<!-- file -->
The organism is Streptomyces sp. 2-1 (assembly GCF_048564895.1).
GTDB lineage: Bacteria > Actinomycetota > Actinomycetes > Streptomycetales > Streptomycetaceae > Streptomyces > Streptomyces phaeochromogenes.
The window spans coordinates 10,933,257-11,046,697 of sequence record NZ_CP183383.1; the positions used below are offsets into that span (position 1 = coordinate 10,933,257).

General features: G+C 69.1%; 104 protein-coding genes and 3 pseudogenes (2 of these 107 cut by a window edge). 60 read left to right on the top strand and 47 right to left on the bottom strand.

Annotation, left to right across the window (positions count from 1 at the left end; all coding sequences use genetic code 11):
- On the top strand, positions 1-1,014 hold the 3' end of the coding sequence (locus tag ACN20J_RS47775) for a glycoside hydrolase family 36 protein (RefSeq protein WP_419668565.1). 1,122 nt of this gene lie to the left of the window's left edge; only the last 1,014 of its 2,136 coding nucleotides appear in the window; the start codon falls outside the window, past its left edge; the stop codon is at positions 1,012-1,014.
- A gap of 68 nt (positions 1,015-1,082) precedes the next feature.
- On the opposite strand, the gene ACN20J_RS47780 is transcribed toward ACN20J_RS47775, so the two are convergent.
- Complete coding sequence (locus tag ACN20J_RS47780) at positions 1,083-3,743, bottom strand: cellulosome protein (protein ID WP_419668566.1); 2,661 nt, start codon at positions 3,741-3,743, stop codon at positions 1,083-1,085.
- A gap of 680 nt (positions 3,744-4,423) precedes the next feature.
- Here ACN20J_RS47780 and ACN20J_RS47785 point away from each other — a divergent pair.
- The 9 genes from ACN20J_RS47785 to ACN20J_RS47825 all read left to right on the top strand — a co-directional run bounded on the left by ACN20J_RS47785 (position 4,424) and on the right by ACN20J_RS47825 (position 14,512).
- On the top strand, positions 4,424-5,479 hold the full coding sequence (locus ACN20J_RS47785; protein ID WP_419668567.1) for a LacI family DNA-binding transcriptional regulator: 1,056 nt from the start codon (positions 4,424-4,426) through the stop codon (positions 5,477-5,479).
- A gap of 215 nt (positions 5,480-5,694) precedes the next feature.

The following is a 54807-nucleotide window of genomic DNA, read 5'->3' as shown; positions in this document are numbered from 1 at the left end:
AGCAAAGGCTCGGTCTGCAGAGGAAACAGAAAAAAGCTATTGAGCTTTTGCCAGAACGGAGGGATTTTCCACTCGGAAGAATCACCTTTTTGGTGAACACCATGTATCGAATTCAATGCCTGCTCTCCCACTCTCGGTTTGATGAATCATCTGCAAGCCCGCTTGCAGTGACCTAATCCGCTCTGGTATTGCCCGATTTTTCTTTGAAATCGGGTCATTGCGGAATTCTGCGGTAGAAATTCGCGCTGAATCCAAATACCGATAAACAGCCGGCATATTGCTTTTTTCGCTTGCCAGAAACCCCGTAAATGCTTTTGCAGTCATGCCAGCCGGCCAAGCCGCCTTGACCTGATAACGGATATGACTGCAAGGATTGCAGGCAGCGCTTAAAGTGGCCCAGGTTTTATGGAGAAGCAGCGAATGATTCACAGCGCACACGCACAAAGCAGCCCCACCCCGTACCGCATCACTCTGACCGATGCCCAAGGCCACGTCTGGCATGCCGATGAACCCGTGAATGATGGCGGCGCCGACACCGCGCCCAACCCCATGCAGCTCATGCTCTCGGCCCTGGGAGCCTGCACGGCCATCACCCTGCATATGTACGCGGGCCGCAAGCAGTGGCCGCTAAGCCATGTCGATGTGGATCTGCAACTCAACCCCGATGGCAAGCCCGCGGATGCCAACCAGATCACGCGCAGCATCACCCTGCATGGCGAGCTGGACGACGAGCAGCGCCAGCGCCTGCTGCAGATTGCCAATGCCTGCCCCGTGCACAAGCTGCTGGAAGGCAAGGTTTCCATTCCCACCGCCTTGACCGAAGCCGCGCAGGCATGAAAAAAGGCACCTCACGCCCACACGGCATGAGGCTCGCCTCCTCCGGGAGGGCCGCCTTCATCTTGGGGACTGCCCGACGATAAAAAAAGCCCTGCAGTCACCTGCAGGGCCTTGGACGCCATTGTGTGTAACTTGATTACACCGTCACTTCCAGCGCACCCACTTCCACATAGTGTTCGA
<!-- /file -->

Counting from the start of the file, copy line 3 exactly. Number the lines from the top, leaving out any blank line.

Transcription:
The window spans coordinates 10,933,257-11,046,697 of sequence record NZ_CP183383.1; the positions used below are offsets into that span (position 1 = coordinate 10,933,257).